I love the look of Nordic patterns but have been intimidated by stranded color work. One of my New Year's resolution is to overcome this fear and learn stranded knitting. I thought that a good start would be to make a pair of plaid socks. I followed my usual sock pattern with eye of partridge heels and toes and Cape Gingham by Julie Sprague for the plaid color work. The yarn I used is DROPS Fabel in the colors silver fox and black. I really love how the socks turned out. (Also, look at those lovely flowers! One of my spring-blooming Camellias is already in bloom, while the fall/winter-blooming Camellias haven't stopped blooming yet!)
My usual knitting style is Continental. I wrap the yarn on my left index finger to keep an even tension and "pick" it with my right needle to form stitches. It is a very fast knitting style. Hence, figuring out how to work with 2 strands of yarn was initially challenging. I couldn't quite find a technique that felt so easy, fast and comfortable. I ended up using my usual Continental style with the main color and, depending on which yarn was the dominant color, I held the other strand with my left thumb and middle finger and "picked" it under the non-dominant strand or had it in my right hand and "threw" it English style over the dominant strand. Knitting with 2 strands definitely slowed me down. In addition, I really had to pay attention to keeping the tension even with both strands, which wasn't easy. I also discovered that the stitch formed with the yarn carried under the other strand appears to look bigger and more dominant. I chose grey to be the dominant color throughout.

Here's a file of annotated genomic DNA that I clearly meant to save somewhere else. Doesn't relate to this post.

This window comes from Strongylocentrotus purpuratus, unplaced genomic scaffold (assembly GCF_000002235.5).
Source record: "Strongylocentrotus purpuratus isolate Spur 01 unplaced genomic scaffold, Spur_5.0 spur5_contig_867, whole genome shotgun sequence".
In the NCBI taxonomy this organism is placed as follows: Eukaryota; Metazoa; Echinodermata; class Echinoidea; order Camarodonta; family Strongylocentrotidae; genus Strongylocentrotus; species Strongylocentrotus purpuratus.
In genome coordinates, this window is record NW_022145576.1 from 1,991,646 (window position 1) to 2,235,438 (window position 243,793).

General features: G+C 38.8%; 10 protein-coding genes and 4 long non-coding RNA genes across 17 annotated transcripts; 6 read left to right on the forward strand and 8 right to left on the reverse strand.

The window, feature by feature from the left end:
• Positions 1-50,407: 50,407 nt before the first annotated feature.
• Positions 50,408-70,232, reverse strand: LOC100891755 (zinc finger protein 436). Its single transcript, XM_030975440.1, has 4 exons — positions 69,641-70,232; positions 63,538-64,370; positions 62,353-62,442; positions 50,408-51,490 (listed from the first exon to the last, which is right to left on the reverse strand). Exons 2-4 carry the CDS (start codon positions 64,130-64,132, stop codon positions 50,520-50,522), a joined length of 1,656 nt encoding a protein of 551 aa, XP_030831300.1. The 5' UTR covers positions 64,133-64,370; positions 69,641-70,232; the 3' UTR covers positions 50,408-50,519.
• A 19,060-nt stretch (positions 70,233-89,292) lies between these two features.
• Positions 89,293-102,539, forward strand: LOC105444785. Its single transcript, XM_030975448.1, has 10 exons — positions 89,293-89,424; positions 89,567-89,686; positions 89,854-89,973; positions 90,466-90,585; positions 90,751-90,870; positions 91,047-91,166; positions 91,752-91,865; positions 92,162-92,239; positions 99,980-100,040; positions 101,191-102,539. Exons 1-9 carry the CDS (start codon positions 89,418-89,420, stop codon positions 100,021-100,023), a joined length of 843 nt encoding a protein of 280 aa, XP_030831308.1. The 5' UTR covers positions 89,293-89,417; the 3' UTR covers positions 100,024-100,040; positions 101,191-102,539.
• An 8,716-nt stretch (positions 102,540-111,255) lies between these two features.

Another thing I learned about stranded knitting is to catch the floating strands in the back of the work. I didn't want my toes getting caught in long strands, so I ended up double-catching them at every few stitches. Furthermore, the floats need to be caught at different positions in consecutive rows, otherwise they will show through the front of the work.
Once on, these socks feel very comfortable and especially warm, due to the extra thickness of stranded knitting. However, it is difficult to put them on and take them off, because they are not stretchy. I made them a few stitches wider than my usual socks and carried the floats as loose as I could, but that didn't help with the stretch. I like my socks with a little negative ease, so that they fit properly. I don't like when they fall down or bunch up in my shoes. Thus, I am not sure what I could have done differently to make them feel more stretchy but still fitting well. I wonder if there is a special way to do stranded knitting for socks.